This technology can secure the last evidence of civilisation: all we’ve learnt will not be forgotten.
Have you ever worried that all the knowledge that have been acquired by Modern Civilization will get lost in the Sphere of Time ? Like the way, we lost the knowledge acquired during the Babylonian period, the archives of the Alexandria, the Indus-valley civilization, Egyptian civilization and many other great civilizations. But, no need to worry anymore; because there is something that will likely survive the human race.
Using nanostructured glass, scientists at the University of Southampton have, for the first time, experimentally demonstrated the recording and retrieval processes of five dimensional digital data by femtosecond laser writing. The storage allows unprecedented parameters including 360 TB/disc data capacity, thermal stability up to 1000°C and practically unlimited lifetime.
Coined as the ‘Superman’ memory crystal’, as the glass memory has been compared to the “memory crystals” used in the Superman films, the data is recorded via self-assembled nanostructures created in fused quartz, which is able to store vast quantities of data for over a million years. The information encoding is realised in five dimensions: the size and orientation in addition to the three dimensional position of these nanostructures.
A 300 kb digital copy of a text file was successfully recorded in 5D using ultrafast laser, producing extremely short and intense pulses of light. The file is written in three layers of nanostructured dots separated by five micrometres (one millionth of a metre).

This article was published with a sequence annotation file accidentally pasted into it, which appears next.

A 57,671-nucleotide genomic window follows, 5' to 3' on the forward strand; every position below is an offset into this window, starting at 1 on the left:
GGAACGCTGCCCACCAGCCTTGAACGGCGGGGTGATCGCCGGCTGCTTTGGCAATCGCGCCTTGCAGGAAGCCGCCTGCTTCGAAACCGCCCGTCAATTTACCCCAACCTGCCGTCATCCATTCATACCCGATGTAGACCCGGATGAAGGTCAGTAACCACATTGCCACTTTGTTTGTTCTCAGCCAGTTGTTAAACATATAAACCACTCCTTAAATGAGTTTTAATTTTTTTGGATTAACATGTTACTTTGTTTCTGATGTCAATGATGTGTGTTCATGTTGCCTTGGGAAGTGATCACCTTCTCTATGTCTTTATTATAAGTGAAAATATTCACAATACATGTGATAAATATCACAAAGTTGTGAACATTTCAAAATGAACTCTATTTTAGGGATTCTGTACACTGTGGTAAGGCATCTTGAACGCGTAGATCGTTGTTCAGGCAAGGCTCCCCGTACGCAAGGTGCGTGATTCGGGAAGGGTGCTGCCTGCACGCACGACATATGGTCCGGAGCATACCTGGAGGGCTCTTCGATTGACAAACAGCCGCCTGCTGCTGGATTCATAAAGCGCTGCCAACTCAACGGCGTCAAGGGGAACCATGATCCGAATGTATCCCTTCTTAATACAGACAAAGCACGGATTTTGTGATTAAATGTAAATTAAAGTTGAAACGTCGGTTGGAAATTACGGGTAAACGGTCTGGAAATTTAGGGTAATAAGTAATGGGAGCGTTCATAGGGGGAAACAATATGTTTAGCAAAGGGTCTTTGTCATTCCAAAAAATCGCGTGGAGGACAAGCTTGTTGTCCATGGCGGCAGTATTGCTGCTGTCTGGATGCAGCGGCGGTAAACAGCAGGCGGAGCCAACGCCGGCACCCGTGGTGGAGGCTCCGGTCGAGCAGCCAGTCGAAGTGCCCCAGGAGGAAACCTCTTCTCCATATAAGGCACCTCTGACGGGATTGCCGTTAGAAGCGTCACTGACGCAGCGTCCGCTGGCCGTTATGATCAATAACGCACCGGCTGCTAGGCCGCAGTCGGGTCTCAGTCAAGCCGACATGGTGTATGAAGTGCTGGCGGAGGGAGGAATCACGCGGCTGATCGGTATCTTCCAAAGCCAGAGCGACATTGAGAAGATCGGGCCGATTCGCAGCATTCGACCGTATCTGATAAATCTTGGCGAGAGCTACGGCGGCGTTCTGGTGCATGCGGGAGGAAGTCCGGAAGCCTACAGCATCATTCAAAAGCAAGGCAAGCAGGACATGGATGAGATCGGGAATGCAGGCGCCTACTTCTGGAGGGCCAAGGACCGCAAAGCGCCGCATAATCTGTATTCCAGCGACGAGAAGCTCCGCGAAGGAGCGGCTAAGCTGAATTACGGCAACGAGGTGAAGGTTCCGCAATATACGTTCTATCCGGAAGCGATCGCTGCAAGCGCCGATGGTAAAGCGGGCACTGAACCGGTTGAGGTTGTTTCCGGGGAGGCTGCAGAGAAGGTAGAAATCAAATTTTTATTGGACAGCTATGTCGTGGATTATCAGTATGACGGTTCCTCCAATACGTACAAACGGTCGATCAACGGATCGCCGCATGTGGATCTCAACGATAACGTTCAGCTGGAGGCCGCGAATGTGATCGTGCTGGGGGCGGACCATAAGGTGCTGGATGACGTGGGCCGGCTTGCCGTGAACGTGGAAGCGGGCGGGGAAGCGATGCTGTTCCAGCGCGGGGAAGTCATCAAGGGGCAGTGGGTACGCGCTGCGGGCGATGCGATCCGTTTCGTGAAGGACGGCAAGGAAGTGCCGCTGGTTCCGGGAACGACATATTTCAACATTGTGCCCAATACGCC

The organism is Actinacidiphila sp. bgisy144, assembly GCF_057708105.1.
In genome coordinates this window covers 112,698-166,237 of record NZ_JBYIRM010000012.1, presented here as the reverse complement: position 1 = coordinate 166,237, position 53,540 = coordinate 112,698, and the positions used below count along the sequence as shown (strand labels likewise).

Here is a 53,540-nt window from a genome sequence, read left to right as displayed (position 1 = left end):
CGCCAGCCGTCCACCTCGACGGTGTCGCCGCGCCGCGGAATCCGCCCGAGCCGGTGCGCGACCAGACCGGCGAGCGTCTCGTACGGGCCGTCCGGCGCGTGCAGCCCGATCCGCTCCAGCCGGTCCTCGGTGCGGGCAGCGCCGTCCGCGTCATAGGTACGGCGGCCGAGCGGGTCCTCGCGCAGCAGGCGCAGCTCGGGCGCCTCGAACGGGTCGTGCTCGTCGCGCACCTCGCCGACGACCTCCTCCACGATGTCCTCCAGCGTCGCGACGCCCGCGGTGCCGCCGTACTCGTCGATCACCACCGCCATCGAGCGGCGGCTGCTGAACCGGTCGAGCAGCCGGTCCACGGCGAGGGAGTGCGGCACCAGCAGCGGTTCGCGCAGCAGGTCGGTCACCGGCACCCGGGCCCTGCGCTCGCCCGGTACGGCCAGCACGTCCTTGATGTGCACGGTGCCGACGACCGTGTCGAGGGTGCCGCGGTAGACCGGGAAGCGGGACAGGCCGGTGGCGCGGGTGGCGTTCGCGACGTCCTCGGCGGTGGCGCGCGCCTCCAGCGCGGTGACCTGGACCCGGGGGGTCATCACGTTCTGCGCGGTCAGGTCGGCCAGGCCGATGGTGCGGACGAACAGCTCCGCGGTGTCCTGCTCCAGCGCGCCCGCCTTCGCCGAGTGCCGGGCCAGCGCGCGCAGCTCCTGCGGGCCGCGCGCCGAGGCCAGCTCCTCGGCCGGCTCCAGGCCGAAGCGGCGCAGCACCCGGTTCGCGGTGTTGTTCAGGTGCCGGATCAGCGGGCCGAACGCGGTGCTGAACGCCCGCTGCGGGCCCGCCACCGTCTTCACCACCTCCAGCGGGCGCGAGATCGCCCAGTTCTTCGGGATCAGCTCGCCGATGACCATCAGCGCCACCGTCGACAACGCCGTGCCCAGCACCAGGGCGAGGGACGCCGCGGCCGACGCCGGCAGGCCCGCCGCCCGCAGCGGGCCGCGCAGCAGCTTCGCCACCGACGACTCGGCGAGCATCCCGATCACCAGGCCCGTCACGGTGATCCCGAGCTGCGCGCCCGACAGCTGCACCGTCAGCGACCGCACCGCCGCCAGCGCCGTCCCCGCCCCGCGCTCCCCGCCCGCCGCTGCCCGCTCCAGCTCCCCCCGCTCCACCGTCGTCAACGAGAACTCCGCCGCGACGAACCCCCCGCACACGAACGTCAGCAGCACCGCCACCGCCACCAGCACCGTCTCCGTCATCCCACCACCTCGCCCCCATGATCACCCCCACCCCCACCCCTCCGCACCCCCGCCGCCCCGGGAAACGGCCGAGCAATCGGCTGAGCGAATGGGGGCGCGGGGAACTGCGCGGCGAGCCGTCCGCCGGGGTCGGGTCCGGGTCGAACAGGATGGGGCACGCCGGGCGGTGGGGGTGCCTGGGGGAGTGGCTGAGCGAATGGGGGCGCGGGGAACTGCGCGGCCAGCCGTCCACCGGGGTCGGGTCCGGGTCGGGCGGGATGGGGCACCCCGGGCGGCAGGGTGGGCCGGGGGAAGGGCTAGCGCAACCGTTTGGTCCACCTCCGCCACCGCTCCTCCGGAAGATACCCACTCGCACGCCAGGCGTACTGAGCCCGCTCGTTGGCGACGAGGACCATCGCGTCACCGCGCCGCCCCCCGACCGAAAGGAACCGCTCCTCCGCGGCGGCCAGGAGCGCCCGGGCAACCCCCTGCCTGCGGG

The self-assembled nanostructures change the way light travels through glass, modifying polarisation of light that can then be read by combination of optical microscope and a polariser, similar to that found in Polaroid sunglasses.
The research is led by Jingyu Zhang from the University’s Optoelectronics Research Centre (ORC) and conducted under a joint project with Eindhoven University of Technology.
“We are developing a very stable and safe form of portable memory using glass, which could be highly useful for organisations with big archives. At the moment companies have to back up their archives every five to ten years because hard-drive memory has a relatively short lifespan,” says Jingyu.
“Museums who want to preserve information or places like the national archives where they have huge numbers of documents, would really benefit.”
The Physical Optics group from the ORC presented their ground-breaking paper at the photonics industry's renowned Conference on Lasers and Electro-Optics (CLEO’13) in San Jose. The paper, ‘5D Data Storage by Ultrafast Laser Nanostructuring in Glass’ was presented by the during CLEO's prestigious post deadline session.
Professor Peter Kazansky, the ORC’s group supervisor, adds:
“It is thrilling to think that we have created the first document which will likely survive the human race. This technology can secure the last evidence of civilisation: all we’ve learnt will not be forgotten.”
Provided by : University of Southampton